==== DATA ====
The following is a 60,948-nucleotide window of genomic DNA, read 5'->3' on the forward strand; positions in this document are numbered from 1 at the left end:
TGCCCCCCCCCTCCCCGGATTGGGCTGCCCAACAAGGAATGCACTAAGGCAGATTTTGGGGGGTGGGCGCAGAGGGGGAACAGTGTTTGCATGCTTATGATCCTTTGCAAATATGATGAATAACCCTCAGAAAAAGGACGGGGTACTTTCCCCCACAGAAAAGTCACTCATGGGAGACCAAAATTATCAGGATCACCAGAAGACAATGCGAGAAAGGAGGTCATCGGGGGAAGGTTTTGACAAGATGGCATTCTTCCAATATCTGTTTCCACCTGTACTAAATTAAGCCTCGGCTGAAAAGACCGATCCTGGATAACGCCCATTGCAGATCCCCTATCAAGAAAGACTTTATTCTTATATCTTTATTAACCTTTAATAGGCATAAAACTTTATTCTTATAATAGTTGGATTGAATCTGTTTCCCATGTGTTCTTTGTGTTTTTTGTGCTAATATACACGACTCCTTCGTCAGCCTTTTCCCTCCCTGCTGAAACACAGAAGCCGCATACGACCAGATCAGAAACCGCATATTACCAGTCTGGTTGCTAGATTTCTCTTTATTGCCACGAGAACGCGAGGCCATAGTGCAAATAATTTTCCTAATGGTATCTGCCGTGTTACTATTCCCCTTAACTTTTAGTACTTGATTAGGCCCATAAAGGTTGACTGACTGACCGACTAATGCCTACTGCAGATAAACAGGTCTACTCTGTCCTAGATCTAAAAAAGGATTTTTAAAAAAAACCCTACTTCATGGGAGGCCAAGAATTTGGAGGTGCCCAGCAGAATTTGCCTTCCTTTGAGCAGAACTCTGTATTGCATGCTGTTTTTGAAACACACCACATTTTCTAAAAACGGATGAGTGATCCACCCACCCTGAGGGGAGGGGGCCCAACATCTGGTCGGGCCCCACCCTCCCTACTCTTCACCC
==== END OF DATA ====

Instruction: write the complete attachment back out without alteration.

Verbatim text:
The following is a 60,948-nucleotide window of genomic DNA, read 5'->3' on the forward strand; positions in this document are numbered from 1 at the left end:
TGCCCCCCCCCTCCCCGGATTGGGCTGCCCAACAAGGAATGCACTAAGGCAGATTTTGGGGGGTGGGCGCAGAGGGGGAACAGTGTTTGCATGCTTATGATCCTTTGCAAATATGATGAATAACCCTCAGAAAAAGGACGGGGTACTTTCCCCCACAGAAAAGTCACTCATGGGAGACCAAAATTATCAGGATCACCAGAAGACAATGCGAGAAAGGAGGTCATCGGGGGAAGGTTTTGACAAGATGGCATTCTTCCAATATCTGTTTCCACCTGTACTAAATTAAGCCTCGGCTGAAAAGACCGATCCTGGATAACGCCCATTGCAGATCCCCTATCAAGAAAGACTTTATTCTTATATCTTTATTAACCTTTAATAGGCATAAAACTTTATTCTTATAATAGTTGGATTGAATCTGTTTCCCATGTGTTCTTTGTGTTTTTTGTGCTAATATACACGACTCCTTCGTCAGCCTTTTCCCTCCCTGCTGAAACACAGAAGCCGCATACGACCAGATCAGAAACCGCATATTACCAGTCTGGTTGCTAGATTTCTCTTTATTGCCACGAGAACGCGAGGCCATAGTGCAAATAATTTTCCTAATGGTATCTGCCGTGTTACTATTCCCCTTAACTTTTAGTACTTGATTAGGCCCATAAAGGTTGACTGACTGACCGACTAATGCCTACTGCAGATAAACAGGTCTACTCTGTCCTAGATCTAAAAAAGGATTTTTAAAAAAAACCCTACTTCATGGGAGGCCAAGAATTTGGAGGTGCCCAGCAGAATTTGCCTTCCTTTGAGCAGAACTCTGTATTGCATGCTGTTTTTGAAACACACCACATTTTCTAAAAACGGATGAGTGATCCACCCACCCTGAGGGGAGGGGGCCCAACATCTGGTCGGGCCCCACCCTCCCTACTCTTCACCC